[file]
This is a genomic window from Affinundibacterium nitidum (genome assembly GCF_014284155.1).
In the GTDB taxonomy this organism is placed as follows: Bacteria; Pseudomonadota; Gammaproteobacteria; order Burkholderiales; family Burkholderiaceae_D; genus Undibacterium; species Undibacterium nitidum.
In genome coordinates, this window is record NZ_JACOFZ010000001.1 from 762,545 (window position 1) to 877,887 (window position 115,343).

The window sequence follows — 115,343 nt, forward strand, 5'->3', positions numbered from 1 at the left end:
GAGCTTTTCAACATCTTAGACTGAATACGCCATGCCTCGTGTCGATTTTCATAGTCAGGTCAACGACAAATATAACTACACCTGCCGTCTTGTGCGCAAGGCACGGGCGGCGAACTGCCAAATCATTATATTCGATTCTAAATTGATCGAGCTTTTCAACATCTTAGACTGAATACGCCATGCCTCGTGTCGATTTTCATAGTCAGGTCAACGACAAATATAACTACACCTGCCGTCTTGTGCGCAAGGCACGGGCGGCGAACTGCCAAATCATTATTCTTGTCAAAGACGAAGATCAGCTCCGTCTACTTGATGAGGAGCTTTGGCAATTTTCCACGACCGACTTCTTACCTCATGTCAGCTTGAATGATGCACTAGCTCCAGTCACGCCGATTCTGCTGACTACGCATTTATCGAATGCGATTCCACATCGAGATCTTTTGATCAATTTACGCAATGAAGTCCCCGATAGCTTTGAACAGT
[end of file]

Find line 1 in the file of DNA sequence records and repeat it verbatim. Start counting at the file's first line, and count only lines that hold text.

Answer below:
This is a genomic window from Affinundibacterium nitidum (genome assembly GCF_014284155.1).